Las historias de la Biblia están profundamente arraigadas en la cultura occidental, y algunas de sus primeras historias arquetípicas tienen eco en muchas culturas. Aquí hay una muestra que incluye algunos...
Hay que atravesar el valle de la sombra de la muerte. El Señor nos ayudará con eso. Y hay verdes pastos y buenas aguas por delante. No debemos temer ningún mal.
This is one of the Bible’s best-loved stories, and it’s not hard to see why. It’s easy for us to visualize the disciples struggling to get their small ship across the stormy Sea of Galilee, and their astonishment when Jesus comes to them, strolling atop the waves as if the water was a Roman road.
David goes off to meet Goliath, the Philistine giant, with his sling in his hand and five smooth stones from a brook placed in his shepherd’s pouch. It is a vivid dramatic story with some really nasty parts to it which tells of good triumphing over evil.
This story causes a certain amount of consternation for believers, and is a favorite of Bible critics. Why would Jesus, in all His perfection, curse a poor defenseless tree for the small crime of having no fruit – especially when, as the version of the story in Mark says, it is not even the season for figs? It seems downright mean-spirited.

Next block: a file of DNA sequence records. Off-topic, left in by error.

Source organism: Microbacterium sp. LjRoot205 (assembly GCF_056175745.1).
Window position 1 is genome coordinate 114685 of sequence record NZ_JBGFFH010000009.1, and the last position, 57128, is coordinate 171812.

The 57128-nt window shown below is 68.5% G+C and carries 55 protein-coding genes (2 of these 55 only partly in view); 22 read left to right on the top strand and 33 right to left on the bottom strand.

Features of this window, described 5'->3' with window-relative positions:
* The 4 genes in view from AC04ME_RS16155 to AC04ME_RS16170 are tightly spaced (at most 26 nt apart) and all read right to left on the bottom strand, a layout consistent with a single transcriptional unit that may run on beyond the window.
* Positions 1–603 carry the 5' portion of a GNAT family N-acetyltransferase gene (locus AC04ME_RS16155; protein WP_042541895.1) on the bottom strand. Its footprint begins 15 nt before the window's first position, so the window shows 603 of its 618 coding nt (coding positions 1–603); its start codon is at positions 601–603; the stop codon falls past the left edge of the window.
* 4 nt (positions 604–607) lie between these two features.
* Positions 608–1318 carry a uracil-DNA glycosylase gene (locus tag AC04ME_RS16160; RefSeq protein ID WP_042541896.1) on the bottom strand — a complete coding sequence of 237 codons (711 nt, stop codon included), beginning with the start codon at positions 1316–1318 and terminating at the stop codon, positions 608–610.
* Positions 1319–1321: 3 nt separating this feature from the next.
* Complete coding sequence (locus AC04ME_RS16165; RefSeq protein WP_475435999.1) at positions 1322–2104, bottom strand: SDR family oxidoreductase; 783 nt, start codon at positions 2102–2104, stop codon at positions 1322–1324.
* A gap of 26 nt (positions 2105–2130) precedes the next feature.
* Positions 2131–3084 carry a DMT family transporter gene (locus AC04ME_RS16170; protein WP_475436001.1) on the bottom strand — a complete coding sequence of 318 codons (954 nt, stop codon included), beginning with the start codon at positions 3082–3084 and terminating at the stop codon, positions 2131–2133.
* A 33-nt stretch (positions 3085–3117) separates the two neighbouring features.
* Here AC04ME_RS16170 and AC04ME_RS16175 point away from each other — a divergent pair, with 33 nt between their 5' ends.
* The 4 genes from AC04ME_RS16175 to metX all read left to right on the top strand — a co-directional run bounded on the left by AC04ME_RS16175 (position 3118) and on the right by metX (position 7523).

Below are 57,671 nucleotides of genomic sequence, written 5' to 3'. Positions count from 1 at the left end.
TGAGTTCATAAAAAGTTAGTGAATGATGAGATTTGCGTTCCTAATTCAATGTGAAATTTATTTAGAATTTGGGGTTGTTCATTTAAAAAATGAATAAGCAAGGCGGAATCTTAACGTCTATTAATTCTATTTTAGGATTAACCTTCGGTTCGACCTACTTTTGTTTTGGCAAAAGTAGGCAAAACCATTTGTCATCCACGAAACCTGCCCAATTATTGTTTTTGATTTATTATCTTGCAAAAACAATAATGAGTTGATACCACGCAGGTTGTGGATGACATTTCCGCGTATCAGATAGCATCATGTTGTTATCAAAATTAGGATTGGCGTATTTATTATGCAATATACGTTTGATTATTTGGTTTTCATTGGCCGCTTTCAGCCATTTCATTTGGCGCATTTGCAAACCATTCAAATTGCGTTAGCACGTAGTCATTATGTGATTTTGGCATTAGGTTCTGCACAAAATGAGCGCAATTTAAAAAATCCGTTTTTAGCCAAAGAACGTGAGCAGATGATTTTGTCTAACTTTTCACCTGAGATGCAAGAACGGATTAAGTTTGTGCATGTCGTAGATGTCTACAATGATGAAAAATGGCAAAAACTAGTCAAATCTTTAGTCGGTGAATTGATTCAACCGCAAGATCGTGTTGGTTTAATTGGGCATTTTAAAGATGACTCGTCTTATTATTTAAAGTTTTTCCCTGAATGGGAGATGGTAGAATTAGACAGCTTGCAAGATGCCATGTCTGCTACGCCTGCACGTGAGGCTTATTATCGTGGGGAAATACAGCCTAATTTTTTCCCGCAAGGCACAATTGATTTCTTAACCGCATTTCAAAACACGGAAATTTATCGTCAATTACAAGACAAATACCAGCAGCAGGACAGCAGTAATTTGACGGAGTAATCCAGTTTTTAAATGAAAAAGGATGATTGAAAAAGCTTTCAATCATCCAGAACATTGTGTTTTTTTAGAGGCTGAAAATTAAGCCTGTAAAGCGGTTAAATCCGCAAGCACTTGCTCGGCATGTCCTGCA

La Batalla de Jericó es una gran historia... y una horripilante. ¿Por qué Dios querría que los niños fueran masacrados? La respuesta es que no lo hizo, pero sí tenía lecciones espirituales para enseñarnos.
Las frases iniciales del Sermón de la Montaña contienen algunas de las poesías más bellas y amadas de la Biblia. Es inspirador, pero no está claro... ¿qué significa para nosotros?
This is not a story about the prophet Elisha siccing bears on some bratty kids. It is really a story about the dangers of using our intelligence to attack the Bible, and - through the Bible - the Lord.
This parable has for centuries caused confusion and consternation for Biblical commentators. The steward has been wasting his master’s goods, and under threat of being fired goes scrambling around settling debts on the cheap. His motivation is rotten – he does it to ingratiate himself with the debtors so they will take him in after he loses his job. And for this he gets praised!
So “the Word” – divine truth, the expression of the Lord’s love – was “made flesh” in the form of Jesus. In a way, this was the most external form the divine truth could take, extending from spiritual reality to give itself a physical form.
Having just told Moses to go to Egypt, Jehovah meets him on the way with the intent of killing him. Why? The standard explanation is that Moses had not circumcised his son, as Jehovah had ordered for all descendants of Abraham. But surely there's more too it than that!